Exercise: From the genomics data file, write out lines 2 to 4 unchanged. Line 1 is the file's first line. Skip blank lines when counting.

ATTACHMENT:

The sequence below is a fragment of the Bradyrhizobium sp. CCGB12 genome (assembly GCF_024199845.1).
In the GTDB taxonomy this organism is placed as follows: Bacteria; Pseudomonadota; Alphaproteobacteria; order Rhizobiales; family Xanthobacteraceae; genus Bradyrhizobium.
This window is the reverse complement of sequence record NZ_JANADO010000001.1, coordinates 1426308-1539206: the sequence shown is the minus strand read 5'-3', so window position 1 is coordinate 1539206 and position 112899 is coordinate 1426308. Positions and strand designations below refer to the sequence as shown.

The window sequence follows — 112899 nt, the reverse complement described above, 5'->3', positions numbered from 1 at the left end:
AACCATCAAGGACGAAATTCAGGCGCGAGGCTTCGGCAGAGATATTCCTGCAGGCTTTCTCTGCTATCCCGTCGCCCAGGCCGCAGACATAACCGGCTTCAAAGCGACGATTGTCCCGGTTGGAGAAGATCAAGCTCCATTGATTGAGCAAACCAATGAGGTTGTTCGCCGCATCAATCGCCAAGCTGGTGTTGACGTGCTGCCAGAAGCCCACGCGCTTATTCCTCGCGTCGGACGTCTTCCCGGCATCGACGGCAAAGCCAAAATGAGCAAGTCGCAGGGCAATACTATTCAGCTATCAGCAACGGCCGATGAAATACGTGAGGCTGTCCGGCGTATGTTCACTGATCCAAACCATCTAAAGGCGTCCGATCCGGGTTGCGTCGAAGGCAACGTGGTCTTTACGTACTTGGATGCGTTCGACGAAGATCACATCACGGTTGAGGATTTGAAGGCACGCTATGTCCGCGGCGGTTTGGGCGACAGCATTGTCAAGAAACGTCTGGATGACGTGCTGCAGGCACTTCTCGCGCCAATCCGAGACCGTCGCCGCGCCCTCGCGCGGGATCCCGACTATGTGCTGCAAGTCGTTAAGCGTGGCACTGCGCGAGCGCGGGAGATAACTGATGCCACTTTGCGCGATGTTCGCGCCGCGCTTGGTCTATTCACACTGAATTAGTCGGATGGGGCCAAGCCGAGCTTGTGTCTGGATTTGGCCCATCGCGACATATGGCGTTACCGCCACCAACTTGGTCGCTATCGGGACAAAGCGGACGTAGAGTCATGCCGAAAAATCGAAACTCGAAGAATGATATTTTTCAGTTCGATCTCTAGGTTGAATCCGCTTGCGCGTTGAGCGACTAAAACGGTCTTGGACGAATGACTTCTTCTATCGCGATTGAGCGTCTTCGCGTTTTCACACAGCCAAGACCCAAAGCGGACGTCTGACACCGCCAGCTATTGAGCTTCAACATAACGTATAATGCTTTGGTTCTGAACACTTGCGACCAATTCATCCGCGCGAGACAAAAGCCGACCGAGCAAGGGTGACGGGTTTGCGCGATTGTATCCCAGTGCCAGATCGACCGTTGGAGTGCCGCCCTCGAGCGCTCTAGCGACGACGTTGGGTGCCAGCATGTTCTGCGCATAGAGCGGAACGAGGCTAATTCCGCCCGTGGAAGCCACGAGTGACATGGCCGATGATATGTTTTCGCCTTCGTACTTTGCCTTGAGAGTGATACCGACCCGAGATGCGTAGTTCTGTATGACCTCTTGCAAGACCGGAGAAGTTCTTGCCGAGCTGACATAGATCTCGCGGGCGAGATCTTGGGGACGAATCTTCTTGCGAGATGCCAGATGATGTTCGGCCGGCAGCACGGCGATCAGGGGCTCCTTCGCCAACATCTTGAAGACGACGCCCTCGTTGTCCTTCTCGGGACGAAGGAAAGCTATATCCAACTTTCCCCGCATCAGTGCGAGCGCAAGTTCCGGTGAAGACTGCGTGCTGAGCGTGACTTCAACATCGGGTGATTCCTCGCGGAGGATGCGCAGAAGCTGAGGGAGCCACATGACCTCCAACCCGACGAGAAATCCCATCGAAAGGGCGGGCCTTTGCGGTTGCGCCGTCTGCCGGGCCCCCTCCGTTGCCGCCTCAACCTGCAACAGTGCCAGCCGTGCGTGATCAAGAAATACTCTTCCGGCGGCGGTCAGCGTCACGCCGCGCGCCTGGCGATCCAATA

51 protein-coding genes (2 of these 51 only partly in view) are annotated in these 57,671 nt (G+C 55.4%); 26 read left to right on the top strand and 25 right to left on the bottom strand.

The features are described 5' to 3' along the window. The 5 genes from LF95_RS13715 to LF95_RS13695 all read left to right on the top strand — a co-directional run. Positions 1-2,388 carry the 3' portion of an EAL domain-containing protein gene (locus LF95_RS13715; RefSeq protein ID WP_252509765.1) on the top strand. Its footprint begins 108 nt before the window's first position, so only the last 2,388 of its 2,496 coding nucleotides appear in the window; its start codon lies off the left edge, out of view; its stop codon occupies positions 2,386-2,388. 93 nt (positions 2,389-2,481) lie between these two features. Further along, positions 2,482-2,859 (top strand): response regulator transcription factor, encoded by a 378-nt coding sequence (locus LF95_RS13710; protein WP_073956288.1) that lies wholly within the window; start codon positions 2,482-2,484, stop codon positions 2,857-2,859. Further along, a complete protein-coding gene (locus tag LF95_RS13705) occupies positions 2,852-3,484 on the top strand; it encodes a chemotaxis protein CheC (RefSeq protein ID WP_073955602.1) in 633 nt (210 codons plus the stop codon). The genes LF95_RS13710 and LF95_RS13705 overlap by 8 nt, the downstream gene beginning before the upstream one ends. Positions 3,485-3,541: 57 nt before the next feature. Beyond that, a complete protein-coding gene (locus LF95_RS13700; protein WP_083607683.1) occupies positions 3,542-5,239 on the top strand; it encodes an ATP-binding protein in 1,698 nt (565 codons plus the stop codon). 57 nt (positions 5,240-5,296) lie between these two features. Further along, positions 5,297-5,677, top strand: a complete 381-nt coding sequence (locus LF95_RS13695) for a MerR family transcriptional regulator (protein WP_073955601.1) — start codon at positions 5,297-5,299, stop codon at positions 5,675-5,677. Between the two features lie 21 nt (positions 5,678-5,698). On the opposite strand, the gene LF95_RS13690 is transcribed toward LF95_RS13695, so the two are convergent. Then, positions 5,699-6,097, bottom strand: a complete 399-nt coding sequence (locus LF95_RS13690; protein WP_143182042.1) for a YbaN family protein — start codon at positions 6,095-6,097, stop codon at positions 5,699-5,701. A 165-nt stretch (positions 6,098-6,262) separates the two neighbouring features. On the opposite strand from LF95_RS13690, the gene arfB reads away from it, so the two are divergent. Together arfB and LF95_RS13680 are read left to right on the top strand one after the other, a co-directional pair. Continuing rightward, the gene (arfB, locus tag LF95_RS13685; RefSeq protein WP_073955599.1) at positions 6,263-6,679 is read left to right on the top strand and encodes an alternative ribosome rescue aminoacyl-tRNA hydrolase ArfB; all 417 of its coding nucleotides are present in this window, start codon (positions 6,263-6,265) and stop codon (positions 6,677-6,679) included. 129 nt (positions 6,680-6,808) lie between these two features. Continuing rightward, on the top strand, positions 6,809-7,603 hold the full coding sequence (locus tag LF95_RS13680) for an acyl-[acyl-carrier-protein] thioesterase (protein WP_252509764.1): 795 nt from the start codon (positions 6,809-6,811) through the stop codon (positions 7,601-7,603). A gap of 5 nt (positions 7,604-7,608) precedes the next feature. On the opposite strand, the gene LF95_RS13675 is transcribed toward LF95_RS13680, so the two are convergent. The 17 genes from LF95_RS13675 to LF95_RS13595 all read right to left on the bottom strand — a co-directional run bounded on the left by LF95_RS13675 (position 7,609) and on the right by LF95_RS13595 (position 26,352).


In the GTDB taxonomy this organism is placed as follows: Bacteria; Pseudomonadota; Alphaproteobacteria; order Rhizobiales; family Xanthobacteraceae; genus Bradyrhizobium.
This window is the reverse complement of sequence record NZ_JANADO010000001.1, coordinates 1426308-1539206: the sequence shown is the minus strand read 5'-3', so window position 1 is coordinate 1539206 and position 112899 is coordinate 1426308. Positions and strand designations below refer to the sequence as shown.

The window sequence follows — 112899 nt, the reverse complement described above, 5'->3', positions numbered from 1 at the left end: